My sewn outfit is the best of combo of architecture and fashion I could ask for – ornament with a purpose and message, streamline shaping, comfortable practicality, and chic styling which looks good no matter what era it technically originated from.  The light and fun bright colors are perfect for reflecting my current summer mood.  Hello fun!  I have the perfect outfit for you…

Footnote links :  #1.) Detail from Mary Magdalene, 1519.Oostsanen Van (1475-1533); Portrait of a Lady as the Magdalen (Flemish, 16th century); Queen Catherine Parr reproduction gown; and info on sporting carcanet necklaces

#2.) Woman’s Evening Jacket, Designed by Elsa Schiaparelli, Winter 1937-1938; Silk Cape, Designed Elsa Schiaparelli, Winter 1937; An Elsa Schiaparelli couture black velvet ‘highwayman’ coat, circa 1935

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A Shapely 1962 Sundress

Out of all the fashions, styles, and decades of clothing which I sew, I can only go for so long before the need to make something from the 1960’s makes itself manifest. I do love making and wearing the 1960’s style, and am always so impressed with the patterns and clothes I make with patterns from that decade. Personally, in those patterns I find the styling lines so interesting to the point of impressive and notice the fit from the 60’s to be either difficult or spot on. This unique sundress is one of the best examples of a 60’s – a superbly complimentary fit combined with an unexpectedly rich floral print. This is by far my favorite make for this years’ summer.

100_5595ab-compTHE FACTS:

FABRIC:  a 100% cotton, bought from the quilting section of Hancock Fabrics. The cotton print had the label “Eclectic Elements by Tim Holtz – 2014 Bouquet“ on the selvedge. It is a multi-layered, off-inked mix of flowers – roses, hydrangeas, lilacs, and peonies – in soft but strong colors. The straps are a poly/cotton linen-look fabric, leftover from making my 1931 day dress (see post for that here).100_5653a-comp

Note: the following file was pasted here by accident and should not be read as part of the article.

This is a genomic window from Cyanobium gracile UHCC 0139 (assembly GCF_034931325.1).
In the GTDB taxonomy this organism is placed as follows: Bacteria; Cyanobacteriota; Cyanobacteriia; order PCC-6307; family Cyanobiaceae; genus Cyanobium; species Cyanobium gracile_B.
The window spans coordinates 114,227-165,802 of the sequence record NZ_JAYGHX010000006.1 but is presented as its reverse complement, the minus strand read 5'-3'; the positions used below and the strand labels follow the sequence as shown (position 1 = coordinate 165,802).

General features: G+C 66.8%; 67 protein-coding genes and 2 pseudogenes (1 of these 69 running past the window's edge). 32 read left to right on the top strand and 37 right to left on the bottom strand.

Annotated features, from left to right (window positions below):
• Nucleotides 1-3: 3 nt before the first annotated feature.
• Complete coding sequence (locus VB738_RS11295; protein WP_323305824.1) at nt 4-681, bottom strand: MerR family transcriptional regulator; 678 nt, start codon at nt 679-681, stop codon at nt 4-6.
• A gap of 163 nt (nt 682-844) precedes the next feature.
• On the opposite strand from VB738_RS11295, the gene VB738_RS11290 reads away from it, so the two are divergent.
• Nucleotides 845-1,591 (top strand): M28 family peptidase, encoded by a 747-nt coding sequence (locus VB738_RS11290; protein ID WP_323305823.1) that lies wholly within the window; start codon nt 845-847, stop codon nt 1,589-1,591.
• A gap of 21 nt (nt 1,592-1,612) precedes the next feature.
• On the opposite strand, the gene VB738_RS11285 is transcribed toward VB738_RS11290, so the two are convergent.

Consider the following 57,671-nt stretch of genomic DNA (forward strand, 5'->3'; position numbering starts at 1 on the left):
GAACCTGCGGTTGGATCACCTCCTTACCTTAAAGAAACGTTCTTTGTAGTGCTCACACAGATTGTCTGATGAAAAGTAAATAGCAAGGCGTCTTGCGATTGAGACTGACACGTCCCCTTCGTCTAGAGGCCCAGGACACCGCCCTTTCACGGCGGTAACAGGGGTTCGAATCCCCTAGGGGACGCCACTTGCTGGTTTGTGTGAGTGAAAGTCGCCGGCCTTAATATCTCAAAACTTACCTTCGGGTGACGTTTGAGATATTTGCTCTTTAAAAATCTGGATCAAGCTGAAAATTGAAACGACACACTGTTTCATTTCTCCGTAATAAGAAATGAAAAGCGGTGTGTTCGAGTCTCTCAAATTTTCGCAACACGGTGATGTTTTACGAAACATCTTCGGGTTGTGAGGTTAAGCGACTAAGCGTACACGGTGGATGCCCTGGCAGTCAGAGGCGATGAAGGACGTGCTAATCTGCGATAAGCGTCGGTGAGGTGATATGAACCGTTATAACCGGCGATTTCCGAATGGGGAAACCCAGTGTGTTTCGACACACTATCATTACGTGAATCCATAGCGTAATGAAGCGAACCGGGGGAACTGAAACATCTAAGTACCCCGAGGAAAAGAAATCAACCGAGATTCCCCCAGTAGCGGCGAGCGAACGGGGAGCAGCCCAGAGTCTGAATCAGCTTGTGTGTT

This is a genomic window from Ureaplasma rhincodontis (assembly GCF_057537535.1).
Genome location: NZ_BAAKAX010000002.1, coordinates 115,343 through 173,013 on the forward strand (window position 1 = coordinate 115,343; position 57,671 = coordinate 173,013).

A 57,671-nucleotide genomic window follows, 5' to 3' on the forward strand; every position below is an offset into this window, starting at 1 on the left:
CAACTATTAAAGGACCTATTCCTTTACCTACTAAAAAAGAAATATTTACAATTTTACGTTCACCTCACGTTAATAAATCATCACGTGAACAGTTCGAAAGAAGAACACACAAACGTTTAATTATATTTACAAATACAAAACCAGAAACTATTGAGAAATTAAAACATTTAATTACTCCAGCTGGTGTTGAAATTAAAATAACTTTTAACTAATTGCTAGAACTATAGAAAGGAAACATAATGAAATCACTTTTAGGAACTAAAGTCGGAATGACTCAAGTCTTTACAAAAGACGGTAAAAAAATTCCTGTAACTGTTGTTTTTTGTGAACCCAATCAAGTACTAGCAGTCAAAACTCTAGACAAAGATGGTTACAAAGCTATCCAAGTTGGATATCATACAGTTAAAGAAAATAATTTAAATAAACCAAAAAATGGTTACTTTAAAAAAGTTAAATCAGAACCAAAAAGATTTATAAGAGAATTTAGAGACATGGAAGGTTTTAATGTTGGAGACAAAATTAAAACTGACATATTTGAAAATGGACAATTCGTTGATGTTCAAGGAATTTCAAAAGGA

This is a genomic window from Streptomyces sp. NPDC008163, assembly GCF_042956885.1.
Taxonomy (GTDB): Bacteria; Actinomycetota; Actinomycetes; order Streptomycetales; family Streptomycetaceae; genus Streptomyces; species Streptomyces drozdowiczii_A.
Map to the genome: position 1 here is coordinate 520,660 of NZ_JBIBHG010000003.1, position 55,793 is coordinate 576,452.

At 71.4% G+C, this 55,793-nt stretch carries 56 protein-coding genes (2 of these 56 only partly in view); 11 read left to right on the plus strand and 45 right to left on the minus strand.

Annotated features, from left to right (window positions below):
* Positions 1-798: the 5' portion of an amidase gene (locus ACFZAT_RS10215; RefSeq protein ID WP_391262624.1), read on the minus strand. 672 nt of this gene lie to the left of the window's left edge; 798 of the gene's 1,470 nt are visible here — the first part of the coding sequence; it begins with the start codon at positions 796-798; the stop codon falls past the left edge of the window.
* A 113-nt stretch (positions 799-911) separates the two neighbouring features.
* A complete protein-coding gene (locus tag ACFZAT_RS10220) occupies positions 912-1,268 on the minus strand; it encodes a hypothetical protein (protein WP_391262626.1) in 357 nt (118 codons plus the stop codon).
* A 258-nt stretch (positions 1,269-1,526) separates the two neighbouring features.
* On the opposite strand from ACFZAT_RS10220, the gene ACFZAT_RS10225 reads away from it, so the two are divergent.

NOTIONS:  I only bought a pack of piping. The zipper, thread, bias tape, and a hook-and-eye (for the top zipper closure) were all on hand already.

PATTERN:  McCall’s 6261, year 1962, an “Easy-to-Sew” pattern

TIME TO COMPLETE:  The dress was finished on July 8, 2015, after maybe 15 to 20 hours from start to finish.

THE INSIDES:  Inside, almost every exposed seam is a French seam – just how I like them! Seams that aren’t French are the hems, the neckline (because it’s covered by facing), and the long vertical seam with the piping, which is covered with bias tape.

100_5655-compTOTAL COST:  My total for the fabric on sale and one pack of piping is about $15 to $20.

I love the way the floral print could be uber-feminine to the point of being overwhelming, but this is prevented and softened by being blurred slightly and muted in colors, especially with the contrast dusty olive green of the straps and piping. This is fabric caught my eye as a very close similarity to the dress of the left model on the pattern envelope cover drawing. So, I went along with sewing my look-alike and also picked the same contrast, happy to have an opportunity to use up scraps from my “leftovers” stash. When I use scraps from one project and incorporate them into other projects, I feel like I’m intertwining all my creations, giving them a subtle ‘common ground’. Most of the time, I shy away from copying envelope front model pictures or drawings, after seeing how modern patterns have the worst cover examples of any patterns. However, the vintage pattern’s drawing cover can be so cute and appealing, and I get so tickled when I am able to find a modern look-alike fabric for a vintage one. So, I guess I’m guilty of a lapse in creativity by being a ‘cover copy-cat’, but at least I know then that it’s a true vintage design.

100_5617a-compThere are two bodice options to this pattern – a regular “on the fold” cut bodice, in cut one piece with darts, or an asymmetrical, mock-wrap, princess-seamed bodice, cut in two parts. I chose the two part bodice as it is more unique, offered more interesting creative possibilities, and (as I correctly thought) seemed to have more amazing shaping.